Understanding Crowdfunding as a Self-Publishing Option, Part 1

Crowdfunding sites have become a legitimate option for writers who wish to self-publish. Learn how to define a crowdfunding strategy and choose a crowdfunding site.
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Asking family, friends, and even strangers for money doesn’t carry the stigma it used to. In the last few years, crowdfunding sites—where people collect donations to cover the cost of everything from essential surgery to wearable technology—have become a legitimate option for writers who want to self-publish without plunging into debt.

This guest post is by Diane Shipley. Shipley is a freelance journalist who writes about books, pop culture, technology, and psychology—or any combination of the above. Her bylines include The Guardian, The Los Angeles Times, Writer’s Digest, and Mental Health Today.

Diane Shipley featured

She’s also a frequent contributor to Twitter (@dianeshipley).

Novelists are using crowdfunding to bring passion projects to life, communicate with fans, and connect with Hollywood producers. In some cases, they’re even garnering critical respect. Paul Kingsnorth’s crowdfunded postapocalyptic novel, The Wake, won The Bookseller Industry Book of the Year Award 2015, was long-listed for the Man Booker Prize, and received a favorable review from The New York Times.

On Kickstarter, the biggest and best-known crowdfunding site, donors gave more than $20 million to publishing projects in 2016 alone. And since the site launched in 2009, publishing projects have raised over $100 million.

Yet only 40 percent of projects ever reach their funding goal. So how can you ensure success? In a word, planning.

Define Your Crowdfunding Strategy

Kickstarter’s publishing outreach lead, Maris Kreizman, says that authors need to do their research before deciding how much to ask for. That means getting quotes for services like editing, cover design, and printing. Plus you need to factor in site fees (Kickstarter and its main competitor, Indiegogo, take a 5 percent cut of the earnings for successful projects, plus 3 to 5 percent for processing payments), and the cost of shipping and rewards.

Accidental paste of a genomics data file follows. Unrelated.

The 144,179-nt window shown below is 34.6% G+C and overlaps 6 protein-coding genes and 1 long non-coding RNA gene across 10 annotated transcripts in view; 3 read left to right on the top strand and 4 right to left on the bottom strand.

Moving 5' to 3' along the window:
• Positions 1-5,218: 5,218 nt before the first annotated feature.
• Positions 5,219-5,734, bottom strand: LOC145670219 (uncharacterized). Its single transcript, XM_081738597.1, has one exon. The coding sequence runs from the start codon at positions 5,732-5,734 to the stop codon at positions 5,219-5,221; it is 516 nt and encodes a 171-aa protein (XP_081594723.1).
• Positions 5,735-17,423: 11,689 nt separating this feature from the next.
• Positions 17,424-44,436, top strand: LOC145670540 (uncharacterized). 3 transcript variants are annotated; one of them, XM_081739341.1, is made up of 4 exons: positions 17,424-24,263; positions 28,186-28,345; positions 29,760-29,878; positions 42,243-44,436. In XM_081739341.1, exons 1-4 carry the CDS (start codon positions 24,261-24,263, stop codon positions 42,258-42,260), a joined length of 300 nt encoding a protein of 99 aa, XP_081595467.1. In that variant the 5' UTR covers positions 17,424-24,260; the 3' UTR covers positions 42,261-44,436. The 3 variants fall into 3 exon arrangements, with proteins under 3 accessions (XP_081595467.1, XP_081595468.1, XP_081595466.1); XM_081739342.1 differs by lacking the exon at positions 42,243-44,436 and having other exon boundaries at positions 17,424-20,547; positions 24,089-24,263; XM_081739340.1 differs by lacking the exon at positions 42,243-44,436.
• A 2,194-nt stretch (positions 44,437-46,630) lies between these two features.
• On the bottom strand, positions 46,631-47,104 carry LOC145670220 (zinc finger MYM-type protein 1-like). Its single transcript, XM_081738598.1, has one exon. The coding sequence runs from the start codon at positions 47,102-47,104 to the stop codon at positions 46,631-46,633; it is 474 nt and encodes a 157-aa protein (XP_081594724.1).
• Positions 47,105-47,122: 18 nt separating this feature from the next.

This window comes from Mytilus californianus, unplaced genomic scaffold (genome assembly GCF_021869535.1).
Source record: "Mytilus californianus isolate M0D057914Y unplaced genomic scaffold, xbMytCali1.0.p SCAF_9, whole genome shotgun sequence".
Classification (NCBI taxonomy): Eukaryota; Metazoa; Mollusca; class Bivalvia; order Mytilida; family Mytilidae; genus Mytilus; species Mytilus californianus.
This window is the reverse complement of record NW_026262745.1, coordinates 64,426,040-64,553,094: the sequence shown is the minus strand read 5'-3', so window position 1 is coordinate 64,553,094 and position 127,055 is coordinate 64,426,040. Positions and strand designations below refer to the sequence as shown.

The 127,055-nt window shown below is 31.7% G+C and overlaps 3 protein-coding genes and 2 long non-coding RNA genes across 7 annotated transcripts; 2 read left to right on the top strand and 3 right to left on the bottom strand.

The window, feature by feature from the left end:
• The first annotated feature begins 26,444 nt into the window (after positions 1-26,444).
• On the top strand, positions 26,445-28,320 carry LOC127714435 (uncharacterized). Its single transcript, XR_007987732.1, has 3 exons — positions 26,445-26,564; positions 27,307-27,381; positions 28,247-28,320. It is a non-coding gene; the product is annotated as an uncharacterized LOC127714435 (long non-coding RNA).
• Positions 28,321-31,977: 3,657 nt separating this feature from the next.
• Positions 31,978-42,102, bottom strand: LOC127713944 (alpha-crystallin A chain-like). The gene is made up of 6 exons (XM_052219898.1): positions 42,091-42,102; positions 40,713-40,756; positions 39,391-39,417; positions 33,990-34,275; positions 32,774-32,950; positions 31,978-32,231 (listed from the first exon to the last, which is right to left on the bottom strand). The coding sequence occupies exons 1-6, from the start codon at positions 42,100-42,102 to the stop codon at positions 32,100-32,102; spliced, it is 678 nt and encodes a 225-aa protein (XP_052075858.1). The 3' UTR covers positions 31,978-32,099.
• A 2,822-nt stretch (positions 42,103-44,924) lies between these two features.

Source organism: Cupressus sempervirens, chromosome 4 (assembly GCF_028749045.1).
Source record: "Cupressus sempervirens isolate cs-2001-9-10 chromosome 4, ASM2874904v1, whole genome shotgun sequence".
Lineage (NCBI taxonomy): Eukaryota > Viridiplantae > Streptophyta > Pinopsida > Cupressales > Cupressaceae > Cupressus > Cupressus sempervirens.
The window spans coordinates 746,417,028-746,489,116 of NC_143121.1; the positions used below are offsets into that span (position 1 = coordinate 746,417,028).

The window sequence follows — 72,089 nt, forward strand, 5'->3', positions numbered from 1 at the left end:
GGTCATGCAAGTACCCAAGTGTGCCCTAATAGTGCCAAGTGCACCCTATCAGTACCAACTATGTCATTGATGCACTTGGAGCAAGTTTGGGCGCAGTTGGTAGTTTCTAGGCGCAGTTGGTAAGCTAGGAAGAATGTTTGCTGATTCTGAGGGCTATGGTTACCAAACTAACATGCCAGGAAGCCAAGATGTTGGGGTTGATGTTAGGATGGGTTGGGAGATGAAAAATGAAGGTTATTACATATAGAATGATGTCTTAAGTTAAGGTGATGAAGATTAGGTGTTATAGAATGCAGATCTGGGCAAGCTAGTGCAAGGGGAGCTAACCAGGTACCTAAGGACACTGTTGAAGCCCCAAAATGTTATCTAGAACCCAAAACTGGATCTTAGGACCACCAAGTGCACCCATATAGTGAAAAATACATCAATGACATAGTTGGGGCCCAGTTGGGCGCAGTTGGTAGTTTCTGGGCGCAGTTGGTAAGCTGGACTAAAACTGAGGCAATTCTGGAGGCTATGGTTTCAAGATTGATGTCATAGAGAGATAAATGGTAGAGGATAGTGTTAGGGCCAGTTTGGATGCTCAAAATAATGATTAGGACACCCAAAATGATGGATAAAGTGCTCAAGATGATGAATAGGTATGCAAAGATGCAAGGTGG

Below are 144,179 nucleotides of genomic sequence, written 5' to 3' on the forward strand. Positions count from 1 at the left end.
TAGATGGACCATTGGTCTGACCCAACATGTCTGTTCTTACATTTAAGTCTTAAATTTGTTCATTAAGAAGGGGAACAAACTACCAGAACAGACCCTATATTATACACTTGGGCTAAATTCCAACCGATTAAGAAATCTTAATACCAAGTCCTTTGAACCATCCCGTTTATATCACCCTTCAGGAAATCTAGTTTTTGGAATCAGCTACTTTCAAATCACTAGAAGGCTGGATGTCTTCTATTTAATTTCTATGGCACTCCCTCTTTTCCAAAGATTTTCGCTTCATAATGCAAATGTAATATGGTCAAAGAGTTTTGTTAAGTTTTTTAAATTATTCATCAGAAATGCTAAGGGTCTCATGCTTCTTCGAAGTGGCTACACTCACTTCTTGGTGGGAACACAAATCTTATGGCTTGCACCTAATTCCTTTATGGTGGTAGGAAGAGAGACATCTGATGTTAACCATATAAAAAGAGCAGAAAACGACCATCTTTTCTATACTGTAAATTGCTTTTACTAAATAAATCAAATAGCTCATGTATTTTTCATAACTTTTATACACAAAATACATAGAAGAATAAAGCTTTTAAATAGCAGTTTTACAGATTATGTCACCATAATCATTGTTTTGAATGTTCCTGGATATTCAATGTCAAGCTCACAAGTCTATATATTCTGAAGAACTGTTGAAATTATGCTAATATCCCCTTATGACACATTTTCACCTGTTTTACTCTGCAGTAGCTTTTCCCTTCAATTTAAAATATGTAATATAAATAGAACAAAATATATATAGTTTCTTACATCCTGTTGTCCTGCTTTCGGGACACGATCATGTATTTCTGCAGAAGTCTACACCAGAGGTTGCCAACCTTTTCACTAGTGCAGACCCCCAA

A key part of crowdfunding campaigns is offering backers something for their money at different donation levels: For example, a donation of $10 awards an e-book, and a pledge of $20 awards a print copy. Sometimes authors create merchandise, which Kreizman says is a nice idea but an unnecessary expense. “You can still do exclusive rewards, but it doesn’t have to be a physical object. A phone call or recommended reading list can be just as meaningful.” While crowdfunding campaigns that rake in millions hit the headlines, it’s more realistic to aim for an amount that covers your costs. “We recommend [trying to raise] the bare minimum to make the book you want to make,” Kreizman says.

Whichever site you choose, you’ll need to make your project page as attractive as possible in order to appeal to potential backers, which means explaining what your book’s about and what it means to you. Break up any large blocks of text with bullet points, links to other writing samples, and relevant images (as long as you own the rights to them). According to Indiegogo, campaigns with videos raise 114 percent more money than the average campaign, but a video doesn’t have to be professional quality. Keep it short (under two minutes), sincere, and free of background noise.

Spread the Word

Once you’re happy with the look of your project page, it’s time to launch your campaign. Kelly Thompson, who has used Kickstarter to fund two novels, says that a social media presence is crucial. “You need to be on Twitter or Tumblr or Facebook or a blog, or all of the above,” she says. “You can’t expect to go to Kickstarter and find an audience there. You have to have a preexisting audience, even if it’s a small one.”